IF script writers were to create a current day series of All Creatures Great and Small, vet James Herriot could well be cast driving around in a Subaru Outback.
It's that sort of car - tough and rugged but definitely not flashy. Probably a better choice than a Range Rover or a Disco, both somehow hijacked by the trendy townie brigade with a penchant for green wellies and inbred labradors.
Recently reborn in Mk 6 form - the Outback model has been around in various guises for a quarter of a century - it follows a well-trod formula in bridging the gap between estate car and off-roader.
In fact, in reality it's both...and as such could claim to one of the very first true crossovers.
Its styling is hardly cutting edge. Rather upright and quite staid, it's nevertheless easier on the eye than the outgoing version but uses a similar 2.5litre petrol engine that drives all four wheels. It's coupled to a Lineartronic, continuously variable automatic transmission.
Now built on a new much stiffer platform, cornering is less roly-poly and noise levels are pleasantly hushed even when the CVT gearbox is straining at the leash.
Noticeably improvements to the suspension system have also aided the ride quality, easily ironing out minor road irregularities and largely suppressing the worst ruts and potholes. Cornering roll is present but much reduced while the light power steering offers greater feedback.
Obviously it has no hot hatch pretensions, but handling is perfectly acceptable by SUV or crossover standards.
The Subaru is fully at home over the rough stuff with various modes to cope with snow, mud or gravel. High ground clearance ensures there's minimal chance of damage.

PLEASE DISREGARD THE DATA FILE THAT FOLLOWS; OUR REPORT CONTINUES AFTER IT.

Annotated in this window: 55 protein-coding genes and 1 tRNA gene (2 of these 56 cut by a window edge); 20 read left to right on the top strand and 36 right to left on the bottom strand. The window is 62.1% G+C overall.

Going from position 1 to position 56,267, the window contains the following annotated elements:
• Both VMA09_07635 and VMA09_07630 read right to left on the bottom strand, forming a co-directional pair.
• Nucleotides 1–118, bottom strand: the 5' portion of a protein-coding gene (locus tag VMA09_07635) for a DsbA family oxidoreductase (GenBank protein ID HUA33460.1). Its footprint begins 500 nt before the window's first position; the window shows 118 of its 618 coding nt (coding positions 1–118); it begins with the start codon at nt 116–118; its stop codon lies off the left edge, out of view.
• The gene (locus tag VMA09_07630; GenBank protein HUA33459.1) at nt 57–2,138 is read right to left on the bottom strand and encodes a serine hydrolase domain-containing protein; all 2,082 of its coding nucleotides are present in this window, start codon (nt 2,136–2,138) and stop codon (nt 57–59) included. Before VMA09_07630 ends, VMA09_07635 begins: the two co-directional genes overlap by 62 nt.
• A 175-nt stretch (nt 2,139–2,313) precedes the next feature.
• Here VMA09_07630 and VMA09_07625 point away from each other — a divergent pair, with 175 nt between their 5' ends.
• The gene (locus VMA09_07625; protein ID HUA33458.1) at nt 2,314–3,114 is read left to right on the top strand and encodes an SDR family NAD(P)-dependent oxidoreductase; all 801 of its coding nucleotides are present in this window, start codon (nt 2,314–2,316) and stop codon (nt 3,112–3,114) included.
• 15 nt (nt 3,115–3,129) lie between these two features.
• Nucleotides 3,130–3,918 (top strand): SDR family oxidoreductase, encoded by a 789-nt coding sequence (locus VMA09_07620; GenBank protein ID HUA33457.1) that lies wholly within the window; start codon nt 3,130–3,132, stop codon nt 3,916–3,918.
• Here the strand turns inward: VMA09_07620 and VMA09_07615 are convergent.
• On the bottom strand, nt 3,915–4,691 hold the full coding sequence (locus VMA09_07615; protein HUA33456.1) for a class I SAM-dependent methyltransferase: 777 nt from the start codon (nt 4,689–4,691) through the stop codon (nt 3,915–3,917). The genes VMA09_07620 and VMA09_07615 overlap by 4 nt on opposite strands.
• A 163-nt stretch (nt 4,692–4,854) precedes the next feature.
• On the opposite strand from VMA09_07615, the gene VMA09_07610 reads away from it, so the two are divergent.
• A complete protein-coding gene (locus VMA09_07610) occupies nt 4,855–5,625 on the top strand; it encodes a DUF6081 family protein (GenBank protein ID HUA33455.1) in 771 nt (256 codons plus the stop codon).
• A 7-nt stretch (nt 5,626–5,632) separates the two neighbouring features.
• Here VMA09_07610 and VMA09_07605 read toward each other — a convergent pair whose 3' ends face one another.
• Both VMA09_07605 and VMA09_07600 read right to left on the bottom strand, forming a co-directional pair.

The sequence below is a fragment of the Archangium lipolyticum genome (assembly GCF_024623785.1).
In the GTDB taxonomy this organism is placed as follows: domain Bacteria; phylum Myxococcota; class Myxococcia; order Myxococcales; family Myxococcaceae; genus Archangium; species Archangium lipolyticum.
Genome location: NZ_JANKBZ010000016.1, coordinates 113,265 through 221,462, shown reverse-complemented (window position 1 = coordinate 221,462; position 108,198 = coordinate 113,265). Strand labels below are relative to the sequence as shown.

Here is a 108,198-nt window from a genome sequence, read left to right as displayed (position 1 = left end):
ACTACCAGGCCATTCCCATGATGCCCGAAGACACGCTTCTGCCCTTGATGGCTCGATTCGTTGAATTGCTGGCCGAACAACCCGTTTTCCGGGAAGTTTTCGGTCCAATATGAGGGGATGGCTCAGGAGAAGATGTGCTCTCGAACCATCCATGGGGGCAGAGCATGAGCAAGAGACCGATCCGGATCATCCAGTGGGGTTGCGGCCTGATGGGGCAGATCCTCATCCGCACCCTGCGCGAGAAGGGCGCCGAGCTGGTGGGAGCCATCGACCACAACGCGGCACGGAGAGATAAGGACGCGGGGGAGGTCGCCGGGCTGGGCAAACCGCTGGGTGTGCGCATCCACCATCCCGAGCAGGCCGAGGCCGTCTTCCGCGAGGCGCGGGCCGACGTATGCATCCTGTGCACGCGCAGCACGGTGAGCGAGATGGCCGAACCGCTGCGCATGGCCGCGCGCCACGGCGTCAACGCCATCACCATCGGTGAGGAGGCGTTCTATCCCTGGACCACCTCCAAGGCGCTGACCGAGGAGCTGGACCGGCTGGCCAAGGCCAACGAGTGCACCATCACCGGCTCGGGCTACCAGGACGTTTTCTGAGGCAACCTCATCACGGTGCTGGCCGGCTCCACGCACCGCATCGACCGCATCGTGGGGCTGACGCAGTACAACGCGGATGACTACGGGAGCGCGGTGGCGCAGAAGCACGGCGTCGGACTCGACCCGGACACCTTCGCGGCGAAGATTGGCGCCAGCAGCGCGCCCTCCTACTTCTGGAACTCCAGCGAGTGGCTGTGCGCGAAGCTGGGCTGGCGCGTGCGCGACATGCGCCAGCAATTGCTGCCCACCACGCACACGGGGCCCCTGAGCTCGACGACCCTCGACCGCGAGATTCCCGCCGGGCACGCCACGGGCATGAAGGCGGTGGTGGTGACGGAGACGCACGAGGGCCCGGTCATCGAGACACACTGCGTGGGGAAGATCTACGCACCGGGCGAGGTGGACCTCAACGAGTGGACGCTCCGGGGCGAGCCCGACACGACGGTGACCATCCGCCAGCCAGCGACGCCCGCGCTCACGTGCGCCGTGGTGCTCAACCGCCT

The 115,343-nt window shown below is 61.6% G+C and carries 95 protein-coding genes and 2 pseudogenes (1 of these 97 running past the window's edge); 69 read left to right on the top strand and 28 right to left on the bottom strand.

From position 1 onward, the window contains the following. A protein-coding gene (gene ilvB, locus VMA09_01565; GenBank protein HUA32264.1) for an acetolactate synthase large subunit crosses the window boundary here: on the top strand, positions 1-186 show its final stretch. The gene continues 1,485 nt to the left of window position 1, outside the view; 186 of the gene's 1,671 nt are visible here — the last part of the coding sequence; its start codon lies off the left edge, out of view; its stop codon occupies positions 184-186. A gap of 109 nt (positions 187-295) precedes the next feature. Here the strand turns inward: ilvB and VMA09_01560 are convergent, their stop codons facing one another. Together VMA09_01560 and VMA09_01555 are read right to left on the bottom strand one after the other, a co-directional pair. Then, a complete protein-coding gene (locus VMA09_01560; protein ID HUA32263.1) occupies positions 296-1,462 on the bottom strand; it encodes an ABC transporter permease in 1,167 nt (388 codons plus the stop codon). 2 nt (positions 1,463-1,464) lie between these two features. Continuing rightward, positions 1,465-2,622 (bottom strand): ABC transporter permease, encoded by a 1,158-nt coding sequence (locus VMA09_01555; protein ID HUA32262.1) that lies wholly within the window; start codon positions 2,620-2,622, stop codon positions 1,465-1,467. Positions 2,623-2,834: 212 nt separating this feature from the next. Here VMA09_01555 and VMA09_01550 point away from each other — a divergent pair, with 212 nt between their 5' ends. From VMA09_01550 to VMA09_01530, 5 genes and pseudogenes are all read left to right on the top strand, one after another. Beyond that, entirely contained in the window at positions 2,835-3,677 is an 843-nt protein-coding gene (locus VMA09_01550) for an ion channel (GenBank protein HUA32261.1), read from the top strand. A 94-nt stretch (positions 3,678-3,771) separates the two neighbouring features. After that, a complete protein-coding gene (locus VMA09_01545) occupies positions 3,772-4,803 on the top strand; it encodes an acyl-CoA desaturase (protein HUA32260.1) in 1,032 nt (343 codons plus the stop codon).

The 2.5-litre engine pulls strongly, though standing start acceleration is unlikely to provoke too much excitement - 62mph comes up in a leisurely 10.2 seconds.
Tall, with easy entry and exit, the cabin is spacious and airy if a little conservative thanks to a considerably expanse of dark plastic. It does, however, promise to be tough and hard wearing and the quality and fit of materials used can't be criticised. Seats, front and back, are comfortable and generously proportioned and there are large storage bins and door pockets.
The boot, too, is roomy being capable of carrying 520litres of luggage which expands to 2,140 litres with the rear seats folded down. It's accessed via a powered tailgate.
Safety is high on Subaru's priority list. It comes with EyeSight Driver Assist technology which is made up of a host of automatic measures including sign recognition, lane departure prevention, pre-collision braking and driver monitoring system that detects when the person behind the wheel is showing signs of tiredness.
No sign yet of hybrid power on this Subaru, so economy doesn't quite match that of many of its rivals. Nevertheless, our average of 32mpg was by no means an embarrassment during some fast cross country running. This is confirmed by emissions of 161g/km.